Toyota’s Fuel Cell EV Mirai Outsold Battery EVs By Most Brands In 2021
The fuel cell electric vehicles (FCEV) being developed by General Motors, Hyundai, and Toyota are the objects of ridicule by many battery-electric fans and advocates. Like plug-in hybrids, this green vehicle solution with zero tailpipe pollutants seems threatening to the EVangelists somehow. Don’t mistake this article for one praising the idea or practice of creating fuel cell electric vehicles. Rather, let’s look closely at just how few battery-electric vehicles most brands delivered in the U.S. market by using the Toyota Mirai FCEV as our yardstick.
Toyota Mirai Deliveries In 2021
In 2021 Toyota reported strong growth of its green-powertrain-equipped vehicles. Toyota reports that among its 583,697 green powertrain-equipped vehicles it sold in 2021 Mirai FCEV deliveries accounted for 2,229 units. That’s a growth rate of over 400% in a year when most manufacturers’ total deliveries dropped drastically. Toyota is conducting quite a bit of hand-holding for the owners that it sets up with Mirais. We are not pretending otherwise. We are quite aware that you are more likely to be hit by lightning than to drive past a public hydrogen refueling station in America.
Notable BEV Deliveries In 2021
Many manufacturers made important gains related to electrified vehicles in 2021. Notably, Tesla, which continues to add manufacturing capacity by the gigas. Ford and VW both launched and delivered a meaningful, yet very small by any measure, volume of crossover battery electric vehicles. Hyundai broke the ice by delivering a handful of its new IONIQ5 cars late in the year, adding that model to the handful of Niro and IONIQ cars it delivered. Mazda also broke the ice, delivering its new MX-30 to 181 California residents. Rivian and Lucid delivered a small number of BEVs. How small? They don’t highlight the delivery numbers on their own media pages. MINI launched its Cooper SE in 2021, and we even had a chance to try one out. Include MINI in the brands that build BEVs right now. That’s pretty much the end of the good news with regard to BEV deliveries for 2021.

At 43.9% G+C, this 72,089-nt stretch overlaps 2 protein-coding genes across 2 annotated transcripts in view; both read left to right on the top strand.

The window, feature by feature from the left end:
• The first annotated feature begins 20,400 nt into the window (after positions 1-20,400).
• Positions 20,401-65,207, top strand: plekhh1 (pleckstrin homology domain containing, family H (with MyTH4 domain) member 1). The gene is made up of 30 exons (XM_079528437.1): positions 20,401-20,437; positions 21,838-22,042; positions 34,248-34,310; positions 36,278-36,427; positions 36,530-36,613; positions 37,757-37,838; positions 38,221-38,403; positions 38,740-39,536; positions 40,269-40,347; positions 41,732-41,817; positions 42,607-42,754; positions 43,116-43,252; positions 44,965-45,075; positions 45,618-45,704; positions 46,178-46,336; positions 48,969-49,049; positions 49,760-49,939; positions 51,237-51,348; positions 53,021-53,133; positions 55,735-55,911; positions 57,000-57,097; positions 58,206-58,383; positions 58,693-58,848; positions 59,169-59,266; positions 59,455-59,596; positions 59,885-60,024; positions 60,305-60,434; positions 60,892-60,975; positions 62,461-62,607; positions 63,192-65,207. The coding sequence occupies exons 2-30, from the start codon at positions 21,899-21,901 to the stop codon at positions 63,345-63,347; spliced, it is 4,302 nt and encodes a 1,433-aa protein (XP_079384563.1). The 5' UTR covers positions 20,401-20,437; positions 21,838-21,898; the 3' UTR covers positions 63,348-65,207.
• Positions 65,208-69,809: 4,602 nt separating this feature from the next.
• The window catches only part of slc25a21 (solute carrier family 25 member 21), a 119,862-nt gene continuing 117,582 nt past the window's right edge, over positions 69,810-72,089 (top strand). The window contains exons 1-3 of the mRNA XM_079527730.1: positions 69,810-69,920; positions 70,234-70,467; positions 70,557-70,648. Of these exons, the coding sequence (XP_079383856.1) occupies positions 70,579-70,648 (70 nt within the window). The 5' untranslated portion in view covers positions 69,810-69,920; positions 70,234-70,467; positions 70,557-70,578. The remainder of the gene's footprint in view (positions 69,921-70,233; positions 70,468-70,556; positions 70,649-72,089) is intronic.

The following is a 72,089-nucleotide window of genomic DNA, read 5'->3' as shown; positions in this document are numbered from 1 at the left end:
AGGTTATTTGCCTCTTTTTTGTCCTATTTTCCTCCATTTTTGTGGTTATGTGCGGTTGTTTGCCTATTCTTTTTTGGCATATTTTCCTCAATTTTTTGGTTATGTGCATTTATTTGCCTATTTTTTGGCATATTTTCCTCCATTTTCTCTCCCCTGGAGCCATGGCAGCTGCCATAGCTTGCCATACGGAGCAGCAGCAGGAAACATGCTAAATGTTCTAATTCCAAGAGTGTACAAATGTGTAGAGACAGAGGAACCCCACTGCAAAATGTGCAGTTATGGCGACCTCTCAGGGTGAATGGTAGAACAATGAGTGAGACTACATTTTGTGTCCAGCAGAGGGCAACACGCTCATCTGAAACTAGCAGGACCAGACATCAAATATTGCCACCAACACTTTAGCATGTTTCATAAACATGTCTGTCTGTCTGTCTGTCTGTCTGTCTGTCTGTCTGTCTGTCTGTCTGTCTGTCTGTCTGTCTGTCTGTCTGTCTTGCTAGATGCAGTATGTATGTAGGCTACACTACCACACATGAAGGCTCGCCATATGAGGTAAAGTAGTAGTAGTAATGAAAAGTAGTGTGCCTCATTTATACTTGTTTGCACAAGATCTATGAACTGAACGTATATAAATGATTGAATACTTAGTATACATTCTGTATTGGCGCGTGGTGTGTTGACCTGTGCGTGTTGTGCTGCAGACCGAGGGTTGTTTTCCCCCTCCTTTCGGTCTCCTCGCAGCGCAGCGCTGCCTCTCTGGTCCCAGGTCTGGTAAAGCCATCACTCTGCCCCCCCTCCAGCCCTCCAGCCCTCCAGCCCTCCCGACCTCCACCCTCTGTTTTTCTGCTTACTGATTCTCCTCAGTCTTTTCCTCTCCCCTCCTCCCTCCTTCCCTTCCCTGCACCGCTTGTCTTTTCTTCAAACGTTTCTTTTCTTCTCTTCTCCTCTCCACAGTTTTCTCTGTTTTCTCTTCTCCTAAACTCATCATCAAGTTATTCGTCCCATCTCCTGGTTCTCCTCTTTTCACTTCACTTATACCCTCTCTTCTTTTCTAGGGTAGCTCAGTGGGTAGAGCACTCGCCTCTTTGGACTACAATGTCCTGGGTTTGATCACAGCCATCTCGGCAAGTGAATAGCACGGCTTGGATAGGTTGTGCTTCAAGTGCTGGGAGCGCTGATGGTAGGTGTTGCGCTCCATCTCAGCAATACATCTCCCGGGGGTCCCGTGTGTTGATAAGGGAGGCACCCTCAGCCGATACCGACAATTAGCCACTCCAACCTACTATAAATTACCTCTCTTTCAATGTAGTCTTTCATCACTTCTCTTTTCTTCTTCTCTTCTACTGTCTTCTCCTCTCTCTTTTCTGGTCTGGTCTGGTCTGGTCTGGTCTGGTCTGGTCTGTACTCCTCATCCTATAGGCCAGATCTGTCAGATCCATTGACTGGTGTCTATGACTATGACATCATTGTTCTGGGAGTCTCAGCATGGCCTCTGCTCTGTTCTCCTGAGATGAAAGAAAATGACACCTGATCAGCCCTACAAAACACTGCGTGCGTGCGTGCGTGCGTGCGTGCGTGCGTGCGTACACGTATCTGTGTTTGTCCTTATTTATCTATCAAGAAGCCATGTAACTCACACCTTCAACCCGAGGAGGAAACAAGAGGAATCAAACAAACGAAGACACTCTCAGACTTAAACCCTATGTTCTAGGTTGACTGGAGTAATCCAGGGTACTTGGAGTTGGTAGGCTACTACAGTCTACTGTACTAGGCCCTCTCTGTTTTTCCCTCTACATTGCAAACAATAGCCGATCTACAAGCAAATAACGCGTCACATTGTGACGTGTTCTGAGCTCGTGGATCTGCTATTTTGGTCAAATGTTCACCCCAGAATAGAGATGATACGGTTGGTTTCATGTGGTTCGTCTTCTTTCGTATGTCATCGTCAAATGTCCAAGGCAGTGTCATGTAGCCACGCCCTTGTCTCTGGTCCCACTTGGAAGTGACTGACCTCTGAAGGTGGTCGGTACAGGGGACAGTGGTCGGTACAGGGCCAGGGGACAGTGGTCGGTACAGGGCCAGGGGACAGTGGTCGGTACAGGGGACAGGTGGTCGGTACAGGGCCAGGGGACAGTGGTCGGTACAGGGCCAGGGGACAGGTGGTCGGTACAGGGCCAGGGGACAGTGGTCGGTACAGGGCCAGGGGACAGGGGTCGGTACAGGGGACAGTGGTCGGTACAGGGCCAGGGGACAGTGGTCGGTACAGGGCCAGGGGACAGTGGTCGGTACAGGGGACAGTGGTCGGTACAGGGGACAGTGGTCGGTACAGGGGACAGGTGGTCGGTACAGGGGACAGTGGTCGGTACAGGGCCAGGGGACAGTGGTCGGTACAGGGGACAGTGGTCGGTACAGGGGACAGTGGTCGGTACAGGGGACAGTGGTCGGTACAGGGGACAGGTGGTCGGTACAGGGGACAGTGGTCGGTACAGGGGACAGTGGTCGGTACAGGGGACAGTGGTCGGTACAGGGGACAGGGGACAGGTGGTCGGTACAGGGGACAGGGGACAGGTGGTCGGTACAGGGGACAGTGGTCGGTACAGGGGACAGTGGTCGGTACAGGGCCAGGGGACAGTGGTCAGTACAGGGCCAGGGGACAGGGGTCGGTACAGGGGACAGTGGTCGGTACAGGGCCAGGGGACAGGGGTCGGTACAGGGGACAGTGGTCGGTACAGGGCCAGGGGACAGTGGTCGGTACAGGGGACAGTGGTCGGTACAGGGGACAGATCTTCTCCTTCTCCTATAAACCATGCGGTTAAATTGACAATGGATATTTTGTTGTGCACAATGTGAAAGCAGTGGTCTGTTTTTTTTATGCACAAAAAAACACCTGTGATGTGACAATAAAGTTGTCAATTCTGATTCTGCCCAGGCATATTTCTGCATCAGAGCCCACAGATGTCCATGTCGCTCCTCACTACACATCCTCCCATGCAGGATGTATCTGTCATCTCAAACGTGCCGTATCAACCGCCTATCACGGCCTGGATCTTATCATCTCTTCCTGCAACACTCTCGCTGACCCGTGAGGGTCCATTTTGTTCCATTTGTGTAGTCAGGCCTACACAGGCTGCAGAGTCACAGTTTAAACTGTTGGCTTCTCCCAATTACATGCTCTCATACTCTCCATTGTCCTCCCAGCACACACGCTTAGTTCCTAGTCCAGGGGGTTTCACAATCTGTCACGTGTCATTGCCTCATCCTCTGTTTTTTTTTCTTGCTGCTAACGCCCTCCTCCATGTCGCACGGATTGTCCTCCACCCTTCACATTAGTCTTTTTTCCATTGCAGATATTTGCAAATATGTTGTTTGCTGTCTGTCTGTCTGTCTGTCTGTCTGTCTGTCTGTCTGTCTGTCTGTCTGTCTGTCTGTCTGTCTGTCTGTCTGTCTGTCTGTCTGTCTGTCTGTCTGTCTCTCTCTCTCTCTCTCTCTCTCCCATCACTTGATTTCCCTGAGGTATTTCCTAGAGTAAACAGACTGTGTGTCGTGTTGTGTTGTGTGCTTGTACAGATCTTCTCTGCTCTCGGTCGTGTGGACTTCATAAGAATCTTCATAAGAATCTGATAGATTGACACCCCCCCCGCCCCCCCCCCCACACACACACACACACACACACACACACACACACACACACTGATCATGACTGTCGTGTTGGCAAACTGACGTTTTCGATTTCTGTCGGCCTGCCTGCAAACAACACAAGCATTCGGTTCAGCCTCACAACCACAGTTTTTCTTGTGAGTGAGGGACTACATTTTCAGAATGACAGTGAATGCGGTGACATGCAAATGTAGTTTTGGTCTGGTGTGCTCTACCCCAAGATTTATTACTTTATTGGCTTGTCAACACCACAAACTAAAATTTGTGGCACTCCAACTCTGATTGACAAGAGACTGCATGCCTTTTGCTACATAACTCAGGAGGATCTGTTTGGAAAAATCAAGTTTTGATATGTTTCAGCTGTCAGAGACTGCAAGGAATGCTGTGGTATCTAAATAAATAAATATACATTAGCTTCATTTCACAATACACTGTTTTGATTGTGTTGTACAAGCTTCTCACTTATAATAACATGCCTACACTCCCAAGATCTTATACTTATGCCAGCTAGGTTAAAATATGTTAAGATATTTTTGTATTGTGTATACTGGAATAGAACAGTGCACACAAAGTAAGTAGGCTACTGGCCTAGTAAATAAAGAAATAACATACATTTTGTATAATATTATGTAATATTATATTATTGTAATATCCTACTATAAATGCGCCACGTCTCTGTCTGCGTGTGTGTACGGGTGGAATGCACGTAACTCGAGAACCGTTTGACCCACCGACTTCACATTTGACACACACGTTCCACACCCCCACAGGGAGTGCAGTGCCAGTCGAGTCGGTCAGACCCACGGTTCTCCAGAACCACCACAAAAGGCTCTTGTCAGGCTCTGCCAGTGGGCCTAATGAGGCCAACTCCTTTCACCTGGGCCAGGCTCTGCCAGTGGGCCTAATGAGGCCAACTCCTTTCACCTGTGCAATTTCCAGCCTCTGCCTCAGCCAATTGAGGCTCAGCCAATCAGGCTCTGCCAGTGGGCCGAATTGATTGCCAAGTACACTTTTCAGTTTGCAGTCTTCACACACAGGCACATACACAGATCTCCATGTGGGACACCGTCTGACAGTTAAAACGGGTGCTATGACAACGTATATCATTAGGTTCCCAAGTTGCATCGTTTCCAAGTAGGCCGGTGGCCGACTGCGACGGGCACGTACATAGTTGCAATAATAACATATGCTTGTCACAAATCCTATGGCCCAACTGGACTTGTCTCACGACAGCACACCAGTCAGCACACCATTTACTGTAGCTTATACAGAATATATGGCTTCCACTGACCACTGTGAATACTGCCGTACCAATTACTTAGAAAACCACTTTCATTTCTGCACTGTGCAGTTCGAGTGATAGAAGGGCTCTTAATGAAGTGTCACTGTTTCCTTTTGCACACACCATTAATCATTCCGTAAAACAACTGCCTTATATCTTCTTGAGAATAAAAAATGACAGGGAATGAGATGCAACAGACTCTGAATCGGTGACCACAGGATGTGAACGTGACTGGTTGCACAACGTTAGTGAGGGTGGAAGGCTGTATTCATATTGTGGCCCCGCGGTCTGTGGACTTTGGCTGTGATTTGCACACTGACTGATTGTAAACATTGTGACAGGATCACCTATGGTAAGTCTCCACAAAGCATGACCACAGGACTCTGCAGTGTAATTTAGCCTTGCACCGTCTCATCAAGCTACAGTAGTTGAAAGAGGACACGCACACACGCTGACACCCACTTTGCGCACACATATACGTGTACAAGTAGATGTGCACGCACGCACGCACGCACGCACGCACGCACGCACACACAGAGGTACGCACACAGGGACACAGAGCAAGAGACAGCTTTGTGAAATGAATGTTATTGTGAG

GM BEV Deliveries 2021
Here’s some bad news. GM delivered just 24,828 battery-electric vehicles in America in 2021. That’s more than Toyota’s Mirai for sure. But not in Q4. In the last quarter, GM only delivered 25 BEVs. Mirai topped that. Wasn’t GM the company that told us three years ago its all-electric future was NOW?
Toyota Mirai Outsells Tesla Model X
Tesla’s overall year was fantastic. Amazing. Fantabulous. Its progress in almost all areas cannot be overstated. Except that, by our estimates, the Toyota Mirai outsold the Tesla Model X in 2021. During 2021, one setback for Tesla was that its combined deliveries (globally) of the X/S lines fell to about one-quarter of its former peak of sales which happened five years ago. There are many good excuses for this. But… Mirai seems to have passed Model X in deliveries. We’d tell you for certain, but like some manufacturers, Tesla doesn’t want you to know its deliveries by model or market.
Hyundai, Kia, Nissan